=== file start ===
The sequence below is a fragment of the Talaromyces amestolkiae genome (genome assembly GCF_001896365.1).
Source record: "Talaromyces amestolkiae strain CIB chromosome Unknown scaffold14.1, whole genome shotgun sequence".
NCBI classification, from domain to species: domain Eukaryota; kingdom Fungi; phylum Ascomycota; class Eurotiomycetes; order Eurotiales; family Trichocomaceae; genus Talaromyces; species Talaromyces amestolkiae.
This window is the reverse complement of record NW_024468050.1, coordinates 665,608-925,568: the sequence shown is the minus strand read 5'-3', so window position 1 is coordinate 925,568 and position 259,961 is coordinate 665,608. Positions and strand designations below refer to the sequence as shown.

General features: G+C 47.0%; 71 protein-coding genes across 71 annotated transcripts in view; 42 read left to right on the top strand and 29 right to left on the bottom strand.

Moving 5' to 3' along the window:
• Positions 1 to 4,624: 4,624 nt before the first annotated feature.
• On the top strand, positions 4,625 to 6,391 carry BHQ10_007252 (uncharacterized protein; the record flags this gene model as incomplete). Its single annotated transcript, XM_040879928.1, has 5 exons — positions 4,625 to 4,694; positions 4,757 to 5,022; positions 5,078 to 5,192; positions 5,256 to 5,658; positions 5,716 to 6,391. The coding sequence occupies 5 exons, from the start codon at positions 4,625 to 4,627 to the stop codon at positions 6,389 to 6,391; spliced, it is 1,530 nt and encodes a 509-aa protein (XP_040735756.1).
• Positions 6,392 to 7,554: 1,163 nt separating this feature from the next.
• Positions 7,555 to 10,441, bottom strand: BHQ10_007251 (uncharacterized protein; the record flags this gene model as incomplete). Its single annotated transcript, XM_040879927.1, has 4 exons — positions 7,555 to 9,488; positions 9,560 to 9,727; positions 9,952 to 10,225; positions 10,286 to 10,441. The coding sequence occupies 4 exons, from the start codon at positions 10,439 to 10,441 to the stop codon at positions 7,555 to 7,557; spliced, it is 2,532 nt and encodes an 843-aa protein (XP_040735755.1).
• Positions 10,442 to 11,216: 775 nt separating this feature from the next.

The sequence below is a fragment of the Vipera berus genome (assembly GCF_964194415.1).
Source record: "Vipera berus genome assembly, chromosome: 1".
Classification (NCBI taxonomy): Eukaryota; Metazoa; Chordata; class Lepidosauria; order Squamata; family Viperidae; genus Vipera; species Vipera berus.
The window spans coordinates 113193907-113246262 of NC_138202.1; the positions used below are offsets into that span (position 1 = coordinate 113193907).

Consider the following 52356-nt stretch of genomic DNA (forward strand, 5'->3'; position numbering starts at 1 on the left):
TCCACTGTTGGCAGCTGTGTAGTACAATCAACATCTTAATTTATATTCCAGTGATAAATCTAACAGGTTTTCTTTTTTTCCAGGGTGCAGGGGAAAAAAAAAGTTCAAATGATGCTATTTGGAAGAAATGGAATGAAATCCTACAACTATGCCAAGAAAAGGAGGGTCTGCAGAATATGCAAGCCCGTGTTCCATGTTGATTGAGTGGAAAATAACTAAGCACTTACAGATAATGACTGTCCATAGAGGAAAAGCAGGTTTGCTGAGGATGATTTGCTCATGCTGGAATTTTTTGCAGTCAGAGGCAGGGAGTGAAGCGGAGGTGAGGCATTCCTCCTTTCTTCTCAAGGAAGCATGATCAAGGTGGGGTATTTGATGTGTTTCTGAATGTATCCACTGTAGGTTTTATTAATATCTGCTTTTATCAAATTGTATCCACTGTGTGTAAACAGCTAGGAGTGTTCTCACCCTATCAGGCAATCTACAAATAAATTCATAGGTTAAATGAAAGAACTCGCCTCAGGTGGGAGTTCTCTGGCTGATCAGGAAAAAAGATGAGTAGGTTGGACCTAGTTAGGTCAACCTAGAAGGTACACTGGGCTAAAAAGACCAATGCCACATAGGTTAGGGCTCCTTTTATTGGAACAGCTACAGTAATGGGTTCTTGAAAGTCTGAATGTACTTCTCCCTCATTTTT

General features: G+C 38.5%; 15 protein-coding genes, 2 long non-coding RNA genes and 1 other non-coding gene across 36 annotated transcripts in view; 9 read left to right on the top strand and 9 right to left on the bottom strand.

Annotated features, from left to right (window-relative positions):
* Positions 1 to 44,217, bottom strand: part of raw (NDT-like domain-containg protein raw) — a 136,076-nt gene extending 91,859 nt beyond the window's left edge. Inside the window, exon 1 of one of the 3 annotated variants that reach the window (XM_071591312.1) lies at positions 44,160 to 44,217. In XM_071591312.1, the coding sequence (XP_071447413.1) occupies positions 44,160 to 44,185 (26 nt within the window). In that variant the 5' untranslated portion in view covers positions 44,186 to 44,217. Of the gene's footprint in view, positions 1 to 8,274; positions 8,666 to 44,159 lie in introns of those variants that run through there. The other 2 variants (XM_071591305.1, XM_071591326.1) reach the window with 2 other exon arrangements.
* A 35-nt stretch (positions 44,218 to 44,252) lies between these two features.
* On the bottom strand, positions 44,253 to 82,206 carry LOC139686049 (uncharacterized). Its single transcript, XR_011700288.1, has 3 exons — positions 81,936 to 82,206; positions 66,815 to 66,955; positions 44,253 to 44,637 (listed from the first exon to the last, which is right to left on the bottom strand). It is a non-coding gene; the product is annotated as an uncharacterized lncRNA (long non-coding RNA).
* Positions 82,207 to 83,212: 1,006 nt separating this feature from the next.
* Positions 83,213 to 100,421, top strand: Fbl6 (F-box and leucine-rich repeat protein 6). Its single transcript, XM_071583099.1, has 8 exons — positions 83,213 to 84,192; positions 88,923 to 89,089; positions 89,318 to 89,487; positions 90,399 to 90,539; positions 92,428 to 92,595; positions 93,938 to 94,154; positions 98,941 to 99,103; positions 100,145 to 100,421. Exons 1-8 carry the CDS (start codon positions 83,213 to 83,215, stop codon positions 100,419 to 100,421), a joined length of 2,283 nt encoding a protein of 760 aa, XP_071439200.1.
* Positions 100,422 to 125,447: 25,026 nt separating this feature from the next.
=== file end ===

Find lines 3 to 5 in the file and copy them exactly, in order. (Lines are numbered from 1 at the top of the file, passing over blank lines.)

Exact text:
NCBI classification, from domain to species: domain Eukaryota; kingdom Fungi; phylum Ascomycota; class Eurotiomycetes; order Eurotiales; family Trichocomaceae; genus Talaromyces; species Talaromyces amestolkiae.
This window is the reverse complement of record NW_024468050.1, coordinates 665,608-925,568: the sequence shown is the minus strand read 5'-3', so window position 1 is coordinate 925,568 and position 259,961 is coordinate 665,608. Positions and strand designations below refer to the sequence as shown.

General features: G+C 47.0%; 71 protein-coding genes across 71 annotated transcripts in view; 42 read left to right on the top strand and 29 right to left on the bottom strand.